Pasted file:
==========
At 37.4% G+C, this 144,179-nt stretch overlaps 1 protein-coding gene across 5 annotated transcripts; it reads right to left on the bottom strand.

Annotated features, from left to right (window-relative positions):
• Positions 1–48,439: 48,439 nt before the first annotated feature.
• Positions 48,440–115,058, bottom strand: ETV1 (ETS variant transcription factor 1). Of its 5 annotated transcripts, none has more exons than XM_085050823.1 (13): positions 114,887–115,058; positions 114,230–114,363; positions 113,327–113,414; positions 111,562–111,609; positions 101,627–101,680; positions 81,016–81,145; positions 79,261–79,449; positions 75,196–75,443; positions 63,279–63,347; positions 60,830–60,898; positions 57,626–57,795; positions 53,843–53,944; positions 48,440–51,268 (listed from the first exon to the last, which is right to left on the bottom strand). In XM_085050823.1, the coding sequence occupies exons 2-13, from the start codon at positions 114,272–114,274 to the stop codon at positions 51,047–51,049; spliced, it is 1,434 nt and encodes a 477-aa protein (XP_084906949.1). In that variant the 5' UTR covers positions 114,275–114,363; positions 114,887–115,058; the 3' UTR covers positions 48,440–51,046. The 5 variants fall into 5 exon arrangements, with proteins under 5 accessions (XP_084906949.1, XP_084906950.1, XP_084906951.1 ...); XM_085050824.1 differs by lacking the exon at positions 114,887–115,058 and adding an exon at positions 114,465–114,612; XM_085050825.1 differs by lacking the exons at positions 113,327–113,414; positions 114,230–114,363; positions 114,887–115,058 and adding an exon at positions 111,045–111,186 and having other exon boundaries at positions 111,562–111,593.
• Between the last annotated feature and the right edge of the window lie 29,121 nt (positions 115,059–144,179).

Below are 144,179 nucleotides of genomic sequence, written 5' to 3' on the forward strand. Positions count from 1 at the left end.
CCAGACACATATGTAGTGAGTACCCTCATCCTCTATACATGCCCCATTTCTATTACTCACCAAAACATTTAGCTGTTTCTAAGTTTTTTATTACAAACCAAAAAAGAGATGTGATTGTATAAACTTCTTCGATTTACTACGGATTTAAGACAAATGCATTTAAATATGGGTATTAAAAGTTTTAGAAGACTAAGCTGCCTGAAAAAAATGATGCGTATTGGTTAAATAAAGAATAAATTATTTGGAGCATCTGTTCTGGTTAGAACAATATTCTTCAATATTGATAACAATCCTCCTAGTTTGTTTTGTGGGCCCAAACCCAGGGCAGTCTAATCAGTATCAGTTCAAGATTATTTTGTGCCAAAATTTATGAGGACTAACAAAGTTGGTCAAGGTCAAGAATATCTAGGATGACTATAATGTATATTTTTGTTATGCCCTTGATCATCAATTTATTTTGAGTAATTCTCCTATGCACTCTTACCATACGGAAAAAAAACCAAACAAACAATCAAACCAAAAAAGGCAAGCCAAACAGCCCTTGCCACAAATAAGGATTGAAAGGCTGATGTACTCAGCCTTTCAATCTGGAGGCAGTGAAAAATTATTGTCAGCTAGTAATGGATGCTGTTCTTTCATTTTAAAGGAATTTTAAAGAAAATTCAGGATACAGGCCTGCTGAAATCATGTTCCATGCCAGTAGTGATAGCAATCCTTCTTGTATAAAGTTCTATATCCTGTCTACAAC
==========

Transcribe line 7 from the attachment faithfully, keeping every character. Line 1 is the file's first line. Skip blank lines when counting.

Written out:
CCAGACACATATGTAGTGAGTACCCTCATCCTCTATACATGCCCCATTTCTATTACTCACCAAAACATTTAGCTGTTTCTAAGTTTTTTATTACAAACCAAAAAAGAGATGTGATTGTATAAACTTCTTCGATTTACTACGGATTTAAGACAAATGCATTTAAATATGGGTATTAAAAGTTTTAGAAGACTAAGCTGCCTGAAAAAAATGATGCGTATTGGTTAAATAAAGAATAAATTATTTGGAGCATCTGTTCTGGTTAGAACAATATTCTTCAATATTGATAACAATCCTCCTAGTTTGTTTTGTGGGCCCAAACCCAGGGCAGTCTAATCAGTATCAGTTCAAGATTATTTTGTGCCAAAATTTATGAGGACTAACAAAGTTGGTCAAGGTCAAGAATATCTAGGATGACTATAATGTATATTTTTGTTATGCCCTTGATCATCAATTTATTTTGAGTAATTCTCCTATGCACTCTTACCATACGGAAAAAAAACCAAACAAACAATCAAACCAAAAAAGGCAAGCCAAACAGCCCTTGCCACAAATAAGGATTGAAAGGCTGATGTACTCAGCCTTTCAATCTGGAGGCAGTGAAAAATTATTGTCAGCTAGTAATGGATGCTGTTCTTTCATTTTAAAGGAATTTTAAAGAAAATTCAGGATACAGGCCTGCTGAAATCATGTTCCATGCCAGTAGTGATAGCAATCCTTCTTGTATAAAGTTCTATATCCTGTCTACAAC